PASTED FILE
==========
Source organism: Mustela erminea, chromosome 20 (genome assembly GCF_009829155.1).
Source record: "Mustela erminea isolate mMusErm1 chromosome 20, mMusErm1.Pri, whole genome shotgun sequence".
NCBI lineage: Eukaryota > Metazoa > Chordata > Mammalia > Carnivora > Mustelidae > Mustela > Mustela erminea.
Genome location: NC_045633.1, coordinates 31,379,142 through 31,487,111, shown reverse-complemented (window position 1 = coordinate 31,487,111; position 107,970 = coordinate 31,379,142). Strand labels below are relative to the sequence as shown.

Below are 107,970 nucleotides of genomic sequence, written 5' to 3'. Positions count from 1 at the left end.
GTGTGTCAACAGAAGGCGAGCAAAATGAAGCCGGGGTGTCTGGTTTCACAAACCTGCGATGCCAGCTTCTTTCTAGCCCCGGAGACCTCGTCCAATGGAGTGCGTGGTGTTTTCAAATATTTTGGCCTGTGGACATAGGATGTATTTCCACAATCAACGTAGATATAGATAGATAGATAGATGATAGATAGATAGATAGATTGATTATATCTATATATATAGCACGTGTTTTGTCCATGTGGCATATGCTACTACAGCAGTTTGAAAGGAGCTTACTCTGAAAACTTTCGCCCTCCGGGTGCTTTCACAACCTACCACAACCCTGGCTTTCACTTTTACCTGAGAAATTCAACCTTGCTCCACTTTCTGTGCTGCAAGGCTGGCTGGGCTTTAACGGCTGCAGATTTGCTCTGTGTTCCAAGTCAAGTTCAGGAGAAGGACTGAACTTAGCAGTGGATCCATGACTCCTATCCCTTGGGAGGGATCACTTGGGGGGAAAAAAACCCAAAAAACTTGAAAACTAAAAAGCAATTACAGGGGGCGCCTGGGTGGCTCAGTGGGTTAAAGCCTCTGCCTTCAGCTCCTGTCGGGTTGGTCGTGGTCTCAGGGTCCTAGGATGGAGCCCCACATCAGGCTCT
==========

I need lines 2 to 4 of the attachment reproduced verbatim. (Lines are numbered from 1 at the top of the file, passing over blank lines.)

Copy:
Source record: "Mustela erminea isolate mMusErm1 chromosome 20, mMusErm1.Pri, whole genome shotgun sequence".
NCBI lineage: Eukaryota > Metazoa > Chordata > Mammalia > Carnivora > Mustelidae > Mustela > Mustela erminea.
Genome location: NC_045633.1, coordinates 31,379,142 through 31,487,111, shown reverse-complemented (window position 1 = coordinate 31,487,111; position 107,970 = coordinate 31,379,142). Strand labels below are relative to the sequence as shown.